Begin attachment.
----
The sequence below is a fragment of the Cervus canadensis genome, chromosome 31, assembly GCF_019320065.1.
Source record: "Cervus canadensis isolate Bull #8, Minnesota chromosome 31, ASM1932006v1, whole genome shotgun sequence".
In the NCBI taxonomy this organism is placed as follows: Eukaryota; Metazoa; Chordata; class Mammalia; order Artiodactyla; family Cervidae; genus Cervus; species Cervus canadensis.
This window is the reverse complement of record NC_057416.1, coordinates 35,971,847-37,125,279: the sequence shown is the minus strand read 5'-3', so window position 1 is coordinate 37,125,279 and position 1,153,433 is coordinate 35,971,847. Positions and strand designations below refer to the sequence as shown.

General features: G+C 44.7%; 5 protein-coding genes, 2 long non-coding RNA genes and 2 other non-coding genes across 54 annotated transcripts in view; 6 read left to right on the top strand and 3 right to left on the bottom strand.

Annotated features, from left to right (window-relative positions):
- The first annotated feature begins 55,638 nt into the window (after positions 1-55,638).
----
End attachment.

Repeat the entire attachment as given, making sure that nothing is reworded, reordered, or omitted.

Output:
The sequence below is a fragment of the Cervus canadensis genome, chromosome 31, assembly GCF_019320065.1.
Source record: "Cervus canadensis isolate Bull #8, Minnesota chromosome 31, ASM1932006v1, whole genome shotgun sequence".
In the NCBI taxonomy this organism is placed as follows: Eukaryota; Metazoa; Chordata; class Mammalia; order Artiodactyla; family Cervidae; genus Cervus; species Cervus canadensis.
This window is the reverse complement of record NC_057416.1, coordinates 35,971,847-37,125,279: the sequence shown is the minus strand read 5'-3', so window position 1 is coordinate 37,125,279 and position 1,153,433 is coordinate 35,971,847. Positions and strand designations below refer to the sequence as shown.

General features: G+C 44.7%; 5 protein-coding genes, 2 long non-coding RNA genes and 2 other non-coding genes across 54 annotated transcripts in view; 6 read left to right on the top strand and 3 right to left on the bottom strand.

Annotated features, from left to right (window-relative positions):
- The first annotated feature begins 55,638 nt into the window (after positions 1-55,638).